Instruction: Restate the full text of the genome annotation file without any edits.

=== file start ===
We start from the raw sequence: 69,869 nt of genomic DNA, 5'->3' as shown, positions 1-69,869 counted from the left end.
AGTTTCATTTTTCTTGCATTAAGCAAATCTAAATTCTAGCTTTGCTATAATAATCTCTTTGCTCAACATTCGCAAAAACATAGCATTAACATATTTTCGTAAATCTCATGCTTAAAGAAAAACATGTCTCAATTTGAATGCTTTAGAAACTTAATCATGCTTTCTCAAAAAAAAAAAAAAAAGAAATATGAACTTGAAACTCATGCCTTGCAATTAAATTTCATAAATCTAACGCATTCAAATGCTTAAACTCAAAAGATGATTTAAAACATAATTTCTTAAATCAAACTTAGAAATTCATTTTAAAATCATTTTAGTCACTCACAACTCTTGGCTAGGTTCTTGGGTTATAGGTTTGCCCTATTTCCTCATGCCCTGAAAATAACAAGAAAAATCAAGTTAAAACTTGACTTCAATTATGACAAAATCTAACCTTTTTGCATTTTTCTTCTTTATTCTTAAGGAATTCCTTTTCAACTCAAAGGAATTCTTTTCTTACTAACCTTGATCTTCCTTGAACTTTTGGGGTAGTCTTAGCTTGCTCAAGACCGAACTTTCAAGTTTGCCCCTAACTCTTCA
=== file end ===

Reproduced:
We start from the raw sequence: 69,869 nt of genomic DNA, 5'->3' as shown, positions 1-69,869 counted from the left end.
AGTTTCATTTTTCTTGCATTAAGCAAATCTAAATTCTAGCTTTGCTATAATAATCTCTTTGCTCAACATTCGCAAAAACATAGCATTAACATATTTTCGTAAATCTCATGCTTAAAGAAAAACATGTCTCAATTTGAATGCTTTAGAAACTTAATCATGCTTTCTCAAAAAAAAAAAAAAAAGAAATATGAACTTGAAACTCATGCCTTGCAATTAAATTTCATAAATCTAACGCATTCAAATGCTTAAACTCAAAAGATGATTTAAAACATAATTTCTTAAATCAAACTTAGAAATTCATTTTAAAATCATTTTAGTCACTCACAACTCTTGGCTAGGTTCTTGGGTTATAGGTTTGCCCTATTTCCTCATGCCCTGAAAATAACAAGAAAAATCAAGTTAAAACTTGACTTCAATTATGACAAAATCTAACCTTTTTGCATTTTTCTTCTTTATTCTTAAGGAATTCCTTTTCAACTCAAAGGAATTCTTTTCTTACTAACCTTGATCTTCCTTGAACTTTTGGGGTAGTCTTAGCTTGCTCAAGACCGAACTTTCAAGTTTGCCCCTAACTCTTCA